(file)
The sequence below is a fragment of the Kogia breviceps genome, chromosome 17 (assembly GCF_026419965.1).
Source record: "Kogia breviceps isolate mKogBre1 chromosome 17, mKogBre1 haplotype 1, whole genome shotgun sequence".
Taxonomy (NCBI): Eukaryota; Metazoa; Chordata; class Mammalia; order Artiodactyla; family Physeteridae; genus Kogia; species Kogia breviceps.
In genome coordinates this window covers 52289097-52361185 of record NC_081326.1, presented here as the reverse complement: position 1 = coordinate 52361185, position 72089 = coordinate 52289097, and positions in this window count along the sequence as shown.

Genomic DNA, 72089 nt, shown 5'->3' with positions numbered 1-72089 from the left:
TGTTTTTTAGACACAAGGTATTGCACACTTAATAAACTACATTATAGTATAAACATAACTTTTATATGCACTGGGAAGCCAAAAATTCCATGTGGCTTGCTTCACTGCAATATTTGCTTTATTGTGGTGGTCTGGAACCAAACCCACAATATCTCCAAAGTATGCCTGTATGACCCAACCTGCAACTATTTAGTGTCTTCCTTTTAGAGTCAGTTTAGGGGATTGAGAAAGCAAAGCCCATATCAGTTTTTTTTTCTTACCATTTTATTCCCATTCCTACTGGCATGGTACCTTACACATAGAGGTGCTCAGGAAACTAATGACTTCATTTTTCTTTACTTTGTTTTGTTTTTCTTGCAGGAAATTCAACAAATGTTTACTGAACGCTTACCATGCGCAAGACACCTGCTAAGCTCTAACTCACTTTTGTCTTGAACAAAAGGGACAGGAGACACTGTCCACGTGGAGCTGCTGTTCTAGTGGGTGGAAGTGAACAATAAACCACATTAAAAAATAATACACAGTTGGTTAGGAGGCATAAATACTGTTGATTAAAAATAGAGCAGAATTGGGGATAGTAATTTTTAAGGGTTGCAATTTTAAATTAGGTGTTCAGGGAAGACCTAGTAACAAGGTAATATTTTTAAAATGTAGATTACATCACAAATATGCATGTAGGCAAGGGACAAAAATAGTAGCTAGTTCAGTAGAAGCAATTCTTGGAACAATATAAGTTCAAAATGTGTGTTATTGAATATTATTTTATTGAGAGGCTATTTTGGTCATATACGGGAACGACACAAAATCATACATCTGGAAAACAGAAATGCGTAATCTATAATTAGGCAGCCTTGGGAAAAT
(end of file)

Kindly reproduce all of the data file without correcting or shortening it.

The sequence below is a fragment of the Kogia breviceps genome, chromosome 17 (assembly GCF_026419965.1).
Source record: "Kogia breviceps isolate mKogBre1 chromosome 17, mKogBre1 haplotype 1, whole genome shotgun sequence".
Taxonomy (NCBI): Eukaryota; Metazoa; Chordata; class Mammalia; order Artiodactyla; family Physeteridae; genus Kogia; species Kogia breviceps.
In genome coordinates this window covers 52289097-52361185 of record NC_081326.1, presented here as the reverse complement: position 1 = coordinate 52361185, position 72089 = coordinate 52289097, and positions in this window count along the sequence as shown.

Genomic DNA, 72089 nt, shown 5'->3' with positions numbered 1-72089 from the left:
TGTTTTTTAGACACAAGGTATTGCACACTTAATAAACTACATTATAGTATAAACATAACTTTTATATGCACTGGGAAGCCAAAAATTCCATGTGGCTTGCTTCACTGCAATATTTGCTTTATTGTGGTGGTCTGGAACCAAACCCACAATATCTCCAAAGTATGCCTGTATGACCCAACCTGCAACTATTTAGTGTCTTCCTTTTAGAGTCAGTTTAGGGGATTGAGAAAGCAAAGCCCATATCAGTTTTTTTTTCTTACCATTTTATTCCCATTCCTACTGGCATGGTACCTTACACATAGAGGTGCTCAGGAAACTAATGACTTCATTTTTCTTTACTTTGTTTTGTTTTTCTTGCAGGAAATTCAACAAATGTTTACTGAACGCTTACCATGCGCAAGACACCTGCTAAGCTCTAACTCACTTTTGTCTTGAACAAAAGGGACAGGAGACACTGTCCACGTGGAGCTGCTGTTCTAGTGGGTGGAAGTGAACAATAAACCACATTAAAAAATAATACACAGTTGGTTAGGAGGCATAAATACTGTTGATTAAAAATAGAGCAGAATTGGGGATAGTAATTTTTAAGGGTTGCAATTTTAAATTAGGTGTTCAGGGAAGACCTAGTAACAAGGTAATATTTTTAAAATGTAGATTACATCACAAATATGCATGTAGGCAAGGGACAAAAATAGTAGCTAGTTCAGTAGAAGCAATTCTTGGAACAATATAAGTTCAAAATGTGTGTTATTGAATATTATTTTATTGAGAGGCTATTTTGGTCATATACGGGAACGACACAAAATCATACATCTGGAAAACAGAAATGCGTAATCTATAATTAGGCAGCCTTGGGAAAAT